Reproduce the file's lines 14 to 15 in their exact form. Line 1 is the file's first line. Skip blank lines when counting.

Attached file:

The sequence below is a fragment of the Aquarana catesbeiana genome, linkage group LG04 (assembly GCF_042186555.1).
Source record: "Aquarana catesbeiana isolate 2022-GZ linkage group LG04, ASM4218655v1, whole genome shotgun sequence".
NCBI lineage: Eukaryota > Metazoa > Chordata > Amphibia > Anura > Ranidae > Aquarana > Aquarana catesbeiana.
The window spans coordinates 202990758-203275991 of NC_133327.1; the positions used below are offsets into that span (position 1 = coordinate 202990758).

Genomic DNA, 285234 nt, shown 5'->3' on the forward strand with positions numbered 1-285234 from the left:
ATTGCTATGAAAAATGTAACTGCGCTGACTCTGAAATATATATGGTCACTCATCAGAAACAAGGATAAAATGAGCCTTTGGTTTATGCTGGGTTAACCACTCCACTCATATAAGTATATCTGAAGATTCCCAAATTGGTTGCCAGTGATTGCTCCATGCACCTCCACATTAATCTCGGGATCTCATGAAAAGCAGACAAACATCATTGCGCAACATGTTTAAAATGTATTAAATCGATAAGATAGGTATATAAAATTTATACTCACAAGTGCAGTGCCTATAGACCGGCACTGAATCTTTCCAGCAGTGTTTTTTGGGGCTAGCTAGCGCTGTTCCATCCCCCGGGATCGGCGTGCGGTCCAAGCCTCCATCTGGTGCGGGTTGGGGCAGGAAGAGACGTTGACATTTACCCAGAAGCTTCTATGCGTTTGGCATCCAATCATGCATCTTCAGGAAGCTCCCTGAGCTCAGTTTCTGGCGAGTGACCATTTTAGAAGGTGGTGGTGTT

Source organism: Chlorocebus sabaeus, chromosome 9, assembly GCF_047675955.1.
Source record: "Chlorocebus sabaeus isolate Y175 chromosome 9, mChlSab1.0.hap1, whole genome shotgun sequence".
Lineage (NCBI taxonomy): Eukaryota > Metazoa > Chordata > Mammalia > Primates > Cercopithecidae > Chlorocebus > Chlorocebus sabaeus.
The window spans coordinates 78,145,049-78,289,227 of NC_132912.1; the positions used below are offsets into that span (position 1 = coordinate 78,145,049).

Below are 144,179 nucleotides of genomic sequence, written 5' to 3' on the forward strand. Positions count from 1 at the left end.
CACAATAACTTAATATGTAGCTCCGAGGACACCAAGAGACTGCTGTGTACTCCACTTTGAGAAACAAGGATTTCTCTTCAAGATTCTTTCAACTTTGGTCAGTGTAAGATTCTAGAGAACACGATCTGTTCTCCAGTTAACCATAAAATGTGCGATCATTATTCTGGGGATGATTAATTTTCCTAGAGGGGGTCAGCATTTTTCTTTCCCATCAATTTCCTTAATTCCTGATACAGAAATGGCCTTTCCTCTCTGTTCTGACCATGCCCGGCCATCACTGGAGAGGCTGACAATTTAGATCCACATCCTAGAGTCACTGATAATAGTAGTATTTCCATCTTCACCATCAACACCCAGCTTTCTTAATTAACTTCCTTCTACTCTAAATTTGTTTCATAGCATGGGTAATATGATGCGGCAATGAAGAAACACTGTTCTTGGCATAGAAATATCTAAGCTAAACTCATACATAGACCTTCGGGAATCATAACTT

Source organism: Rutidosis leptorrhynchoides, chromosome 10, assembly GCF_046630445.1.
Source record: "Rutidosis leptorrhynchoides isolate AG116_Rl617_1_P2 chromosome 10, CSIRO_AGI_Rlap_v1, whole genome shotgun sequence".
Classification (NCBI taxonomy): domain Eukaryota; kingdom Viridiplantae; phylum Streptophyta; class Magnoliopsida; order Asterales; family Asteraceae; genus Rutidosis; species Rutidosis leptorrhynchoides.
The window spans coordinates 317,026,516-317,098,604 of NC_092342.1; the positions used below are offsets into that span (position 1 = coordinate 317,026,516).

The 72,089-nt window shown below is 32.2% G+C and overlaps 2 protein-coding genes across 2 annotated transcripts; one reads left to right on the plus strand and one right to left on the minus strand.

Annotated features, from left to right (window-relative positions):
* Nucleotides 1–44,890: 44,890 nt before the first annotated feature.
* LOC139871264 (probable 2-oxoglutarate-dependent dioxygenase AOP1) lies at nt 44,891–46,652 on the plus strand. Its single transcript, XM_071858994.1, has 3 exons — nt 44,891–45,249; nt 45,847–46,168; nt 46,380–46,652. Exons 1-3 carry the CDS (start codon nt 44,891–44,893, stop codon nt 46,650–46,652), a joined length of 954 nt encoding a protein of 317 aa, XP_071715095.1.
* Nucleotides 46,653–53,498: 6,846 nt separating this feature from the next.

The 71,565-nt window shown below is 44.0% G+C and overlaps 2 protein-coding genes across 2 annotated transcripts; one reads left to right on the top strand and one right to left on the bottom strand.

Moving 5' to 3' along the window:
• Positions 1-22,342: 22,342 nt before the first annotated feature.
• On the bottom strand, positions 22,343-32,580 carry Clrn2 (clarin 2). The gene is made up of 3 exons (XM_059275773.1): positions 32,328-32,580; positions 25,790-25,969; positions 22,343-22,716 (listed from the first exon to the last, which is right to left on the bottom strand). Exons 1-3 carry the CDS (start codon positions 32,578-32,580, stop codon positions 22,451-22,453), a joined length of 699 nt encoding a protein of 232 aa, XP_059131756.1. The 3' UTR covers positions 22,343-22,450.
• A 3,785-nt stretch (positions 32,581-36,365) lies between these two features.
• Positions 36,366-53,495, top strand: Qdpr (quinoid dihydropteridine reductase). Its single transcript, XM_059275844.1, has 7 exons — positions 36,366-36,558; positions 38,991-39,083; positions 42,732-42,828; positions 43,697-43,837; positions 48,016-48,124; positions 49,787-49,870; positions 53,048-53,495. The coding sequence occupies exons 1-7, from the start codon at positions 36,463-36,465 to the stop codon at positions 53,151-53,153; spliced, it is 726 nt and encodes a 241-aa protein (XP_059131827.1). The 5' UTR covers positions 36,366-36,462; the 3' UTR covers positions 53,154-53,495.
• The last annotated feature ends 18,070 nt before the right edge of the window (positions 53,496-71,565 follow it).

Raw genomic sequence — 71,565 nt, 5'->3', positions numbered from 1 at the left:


Source record: "Rutidosis leptorrhynchoides isolate AG116_Rl617_1_P2 chromosome 10, CSIRO_AGI_Rlap_v1, whole genome shotgun sequence".
Classification (NCBI taxonomy): domain Eukaryota; kingdom Viridiplantae; phylum Streptophyta; class Magnoliopsida; order Asterales; family Asteraceae; genus Rutidosis; species Rutidosis leptorrhynchoides.